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Row over nosy and noisy neighbours
Publication Date : 24-06-2012
What is the brouhaha over three Singaporean diplomats “observing” the Bersih 3.0 protest (April 28 sit-in rally)? It is Saturday, the office is closed. So what better thing to do than observe a sit-in protest.
Heck, they don't have mass protests back home, you know.
After all, the bosses down south insisted “this is part of a diplomat's normal professional diplomatic duties.”
In other words, “Go right ahead and collect as much information as possible. What we do with the information, leave it to us.”
Just last week, Foreign Minister Anifah Aman warned foreign diplomats about taking part in Bersih during a luncheon with Asean ambassadors.
It did not take a lot for those present to guess it was directed at Singapore. Many eyes were on High Commissioner Ong Keng Yong to see his reaction. He did not show any.
But a diplomat observed that “Ong seemed to be talking a lot that day.”
Officially, no country or name was mentioned but when several blogs named the three Singapore diplomats, it was only natural for the newspapers to pick it up.
Ong's explanation was that the three his deputy Ariel Tan and first secretaries Regina Low and Philomena Aw went in their personal capacities and were not on any official assignment.
After Ong was summoned to Wisma Putra on Friday, the Singapore Ministry of Foreign Affairs issued a statement saying its officers attended the rally as “part of their normal professional diplomatic duties.
“They were observers. These are legitimate duties of diplomats to observe political developments in their countries of posting.”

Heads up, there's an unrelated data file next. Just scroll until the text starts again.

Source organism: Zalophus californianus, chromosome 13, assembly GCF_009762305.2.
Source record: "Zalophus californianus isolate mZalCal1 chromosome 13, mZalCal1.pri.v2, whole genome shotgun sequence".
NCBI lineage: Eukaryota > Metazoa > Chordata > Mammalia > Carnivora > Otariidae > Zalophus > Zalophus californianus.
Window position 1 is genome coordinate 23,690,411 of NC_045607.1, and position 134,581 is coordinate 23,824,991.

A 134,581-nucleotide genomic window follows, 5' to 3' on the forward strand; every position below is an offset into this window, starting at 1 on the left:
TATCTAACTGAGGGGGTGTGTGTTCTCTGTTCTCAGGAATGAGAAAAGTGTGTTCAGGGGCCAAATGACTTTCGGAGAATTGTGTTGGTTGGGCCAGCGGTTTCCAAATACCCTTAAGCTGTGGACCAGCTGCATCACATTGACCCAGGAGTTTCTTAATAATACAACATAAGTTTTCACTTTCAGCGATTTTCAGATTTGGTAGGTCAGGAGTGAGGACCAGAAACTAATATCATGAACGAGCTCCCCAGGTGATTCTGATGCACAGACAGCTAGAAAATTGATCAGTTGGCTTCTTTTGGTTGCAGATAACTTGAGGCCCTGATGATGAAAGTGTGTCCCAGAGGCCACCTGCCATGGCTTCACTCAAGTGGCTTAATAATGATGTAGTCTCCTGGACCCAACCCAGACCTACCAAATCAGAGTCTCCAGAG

A diplomatic observer noted: “Only uneducated Malaysians will swallow what Ong said.”
Somehow, the MFA's statement seemed to contradict Ong's remarks. It may be the Singapore way of explaining things, just to get the other side confused.
Malaysia really should not be bothered if diplomats, not only from Singapore but also other countries, merely observe and take notes.
But Malaysia can object if the diplomats pretend to be part of the crowd in order to take notes.
Perhaps, the three Singapore women thought that since they looked like Malaysians, no one would notice them.
They were in for a surprise when they were named in the blogs.
It is a different story over in Jakarta, however. The Mandailing cultural dance is another good issue for Indonesian politicians and media to get their citizens all riled up with Malaysia again.
In Jakarta, “notice” is normally given by the protesters to the Malaysian embassy when they are coming over to protest.
What no one expected was for the 50 or so Pancasila youth to make noise at the embassy and then head over to the new Malaysia Hall building 5km down the road.
The mob ruled the day. There was nothing the three Indonesian security guards could do but watch as their fellow countrymen, carrying stones the size of human heads, damaged the property and attacked one of the guards.
The mob stopped only after their leader told them to do so.
The Malaysian Government should lodge a protest. Our premises were attacked. The host government must increase patrols and beef up security to ensure there's no repeat of Friday's incident.
In Kuala Lumpur, it is fortunate that none of the diplomats as Singapore insisted, diplomats from other countries too attended the rally were injured during the scuffles.
But it is of concern when people start to get injured in Jakarta.
Malaysia should really worry about the safety of its citizens living and visiting Jakarta.
In a city of 14 million people, one Malaysian injured because of protests by the locals may spiral into something bigger. It will be a waste as the governments of both Susilo Bambang Yudhoyono and Najib Tun Razak have been trying hard to manage good bilateral relations.
As for Singapore, the latest revelation came at a sensitive time.
Whether this Bersih episode will affect ties, we will just have to wait and see.